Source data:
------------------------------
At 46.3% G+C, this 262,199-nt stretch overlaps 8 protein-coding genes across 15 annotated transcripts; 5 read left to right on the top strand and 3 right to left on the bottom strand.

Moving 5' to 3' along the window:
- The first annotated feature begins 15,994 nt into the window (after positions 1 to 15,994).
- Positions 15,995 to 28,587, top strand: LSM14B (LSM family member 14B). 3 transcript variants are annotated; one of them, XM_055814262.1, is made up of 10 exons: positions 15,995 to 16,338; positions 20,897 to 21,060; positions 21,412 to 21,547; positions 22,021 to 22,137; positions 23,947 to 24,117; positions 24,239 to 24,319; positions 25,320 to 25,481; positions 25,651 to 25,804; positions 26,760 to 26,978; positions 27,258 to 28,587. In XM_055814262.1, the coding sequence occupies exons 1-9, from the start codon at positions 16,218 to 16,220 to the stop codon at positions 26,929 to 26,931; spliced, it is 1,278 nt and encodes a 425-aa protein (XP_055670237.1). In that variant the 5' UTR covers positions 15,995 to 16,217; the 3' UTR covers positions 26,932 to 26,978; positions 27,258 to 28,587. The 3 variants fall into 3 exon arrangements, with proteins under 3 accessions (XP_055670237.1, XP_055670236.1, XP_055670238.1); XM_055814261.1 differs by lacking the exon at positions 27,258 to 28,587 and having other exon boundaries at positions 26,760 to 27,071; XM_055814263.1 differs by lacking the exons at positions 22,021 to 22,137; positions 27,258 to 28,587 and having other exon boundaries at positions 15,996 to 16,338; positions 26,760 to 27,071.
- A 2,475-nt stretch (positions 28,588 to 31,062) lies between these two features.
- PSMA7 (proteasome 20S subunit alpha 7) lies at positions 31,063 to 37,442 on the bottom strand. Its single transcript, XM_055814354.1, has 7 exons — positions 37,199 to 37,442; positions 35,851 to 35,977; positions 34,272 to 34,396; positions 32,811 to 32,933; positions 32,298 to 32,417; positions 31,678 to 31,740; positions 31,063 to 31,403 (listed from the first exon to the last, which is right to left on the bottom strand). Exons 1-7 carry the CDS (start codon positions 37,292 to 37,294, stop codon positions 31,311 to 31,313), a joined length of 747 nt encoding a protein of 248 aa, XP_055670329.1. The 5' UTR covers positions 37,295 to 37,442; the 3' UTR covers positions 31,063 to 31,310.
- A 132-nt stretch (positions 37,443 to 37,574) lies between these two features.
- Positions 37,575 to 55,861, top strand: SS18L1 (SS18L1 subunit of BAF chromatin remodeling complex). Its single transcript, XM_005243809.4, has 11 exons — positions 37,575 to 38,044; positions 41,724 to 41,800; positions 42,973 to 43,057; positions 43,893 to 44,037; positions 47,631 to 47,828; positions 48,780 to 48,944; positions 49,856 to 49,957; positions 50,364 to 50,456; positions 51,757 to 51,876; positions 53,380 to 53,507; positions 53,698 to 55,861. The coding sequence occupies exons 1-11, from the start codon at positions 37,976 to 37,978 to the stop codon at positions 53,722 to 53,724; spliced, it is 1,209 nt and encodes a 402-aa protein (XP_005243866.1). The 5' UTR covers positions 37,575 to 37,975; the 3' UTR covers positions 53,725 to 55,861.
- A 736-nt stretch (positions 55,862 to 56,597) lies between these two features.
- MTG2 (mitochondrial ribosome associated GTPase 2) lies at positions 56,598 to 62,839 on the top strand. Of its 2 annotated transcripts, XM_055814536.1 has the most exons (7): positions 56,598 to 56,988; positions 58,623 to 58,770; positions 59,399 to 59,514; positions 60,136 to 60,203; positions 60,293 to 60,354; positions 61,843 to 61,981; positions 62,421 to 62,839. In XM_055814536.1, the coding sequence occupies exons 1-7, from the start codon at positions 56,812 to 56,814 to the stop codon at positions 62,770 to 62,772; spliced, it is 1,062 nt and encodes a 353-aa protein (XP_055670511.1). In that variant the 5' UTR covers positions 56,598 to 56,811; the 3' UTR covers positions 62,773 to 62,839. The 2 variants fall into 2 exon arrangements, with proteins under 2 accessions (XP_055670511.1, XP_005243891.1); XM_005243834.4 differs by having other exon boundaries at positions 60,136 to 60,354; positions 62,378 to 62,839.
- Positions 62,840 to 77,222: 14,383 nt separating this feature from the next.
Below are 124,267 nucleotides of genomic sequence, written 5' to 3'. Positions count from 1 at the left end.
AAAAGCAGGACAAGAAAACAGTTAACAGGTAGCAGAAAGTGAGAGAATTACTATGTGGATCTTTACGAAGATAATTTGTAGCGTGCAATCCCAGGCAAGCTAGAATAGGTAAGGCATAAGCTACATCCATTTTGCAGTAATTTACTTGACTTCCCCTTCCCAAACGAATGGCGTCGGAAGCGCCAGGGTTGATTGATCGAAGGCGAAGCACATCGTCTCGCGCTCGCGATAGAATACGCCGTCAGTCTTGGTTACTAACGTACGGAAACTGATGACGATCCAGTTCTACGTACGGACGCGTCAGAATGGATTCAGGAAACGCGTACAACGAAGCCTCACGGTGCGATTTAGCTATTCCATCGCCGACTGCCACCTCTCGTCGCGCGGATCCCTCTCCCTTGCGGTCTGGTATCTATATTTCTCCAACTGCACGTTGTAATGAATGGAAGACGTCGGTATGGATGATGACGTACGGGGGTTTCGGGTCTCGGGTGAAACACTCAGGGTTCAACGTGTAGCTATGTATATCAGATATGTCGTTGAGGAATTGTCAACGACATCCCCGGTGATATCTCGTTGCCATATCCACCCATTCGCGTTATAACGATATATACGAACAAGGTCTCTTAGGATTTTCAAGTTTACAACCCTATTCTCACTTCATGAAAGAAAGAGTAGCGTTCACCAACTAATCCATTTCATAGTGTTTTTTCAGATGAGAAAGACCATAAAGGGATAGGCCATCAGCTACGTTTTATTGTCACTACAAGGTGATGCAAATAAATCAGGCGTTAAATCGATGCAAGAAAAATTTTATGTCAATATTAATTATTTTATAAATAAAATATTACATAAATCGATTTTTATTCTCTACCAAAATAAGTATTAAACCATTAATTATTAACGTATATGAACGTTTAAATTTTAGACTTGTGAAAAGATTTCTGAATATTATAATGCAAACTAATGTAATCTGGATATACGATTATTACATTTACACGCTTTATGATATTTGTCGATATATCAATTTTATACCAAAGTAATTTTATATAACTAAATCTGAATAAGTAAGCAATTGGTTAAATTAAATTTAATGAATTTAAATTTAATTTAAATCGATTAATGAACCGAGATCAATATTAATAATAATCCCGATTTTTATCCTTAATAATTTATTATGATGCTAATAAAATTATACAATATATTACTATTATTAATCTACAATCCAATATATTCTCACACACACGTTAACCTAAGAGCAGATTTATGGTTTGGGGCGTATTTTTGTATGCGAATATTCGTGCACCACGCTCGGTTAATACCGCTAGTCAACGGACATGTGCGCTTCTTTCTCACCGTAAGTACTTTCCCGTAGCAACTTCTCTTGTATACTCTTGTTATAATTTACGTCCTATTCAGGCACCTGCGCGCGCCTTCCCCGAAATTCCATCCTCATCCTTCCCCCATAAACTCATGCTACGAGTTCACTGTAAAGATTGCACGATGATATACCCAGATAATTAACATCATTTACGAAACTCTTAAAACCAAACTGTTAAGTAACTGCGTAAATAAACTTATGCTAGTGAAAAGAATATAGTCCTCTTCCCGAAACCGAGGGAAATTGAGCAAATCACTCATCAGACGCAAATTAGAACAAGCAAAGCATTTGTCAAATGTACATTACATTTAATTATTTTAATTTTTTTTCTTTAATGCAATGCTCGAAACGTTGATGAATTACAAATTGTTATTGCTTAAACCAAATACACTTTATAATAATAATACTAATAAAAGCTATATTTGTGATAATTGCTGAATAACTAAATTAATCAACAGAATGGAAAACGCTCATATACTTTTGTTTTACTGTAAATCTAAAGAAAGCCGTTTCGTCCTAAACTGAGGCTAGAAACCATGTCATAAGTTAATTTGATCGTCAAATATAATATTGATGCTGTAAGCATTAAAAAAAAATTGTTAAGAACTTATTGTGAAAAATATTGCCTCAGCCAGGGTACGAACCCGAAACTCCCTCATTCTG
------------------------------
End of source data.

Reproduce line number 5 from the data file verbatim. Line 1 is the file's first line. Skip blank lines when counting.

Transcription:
- A 2,475-nt stretch (positions 28,588 to 31,062) lies between these two features.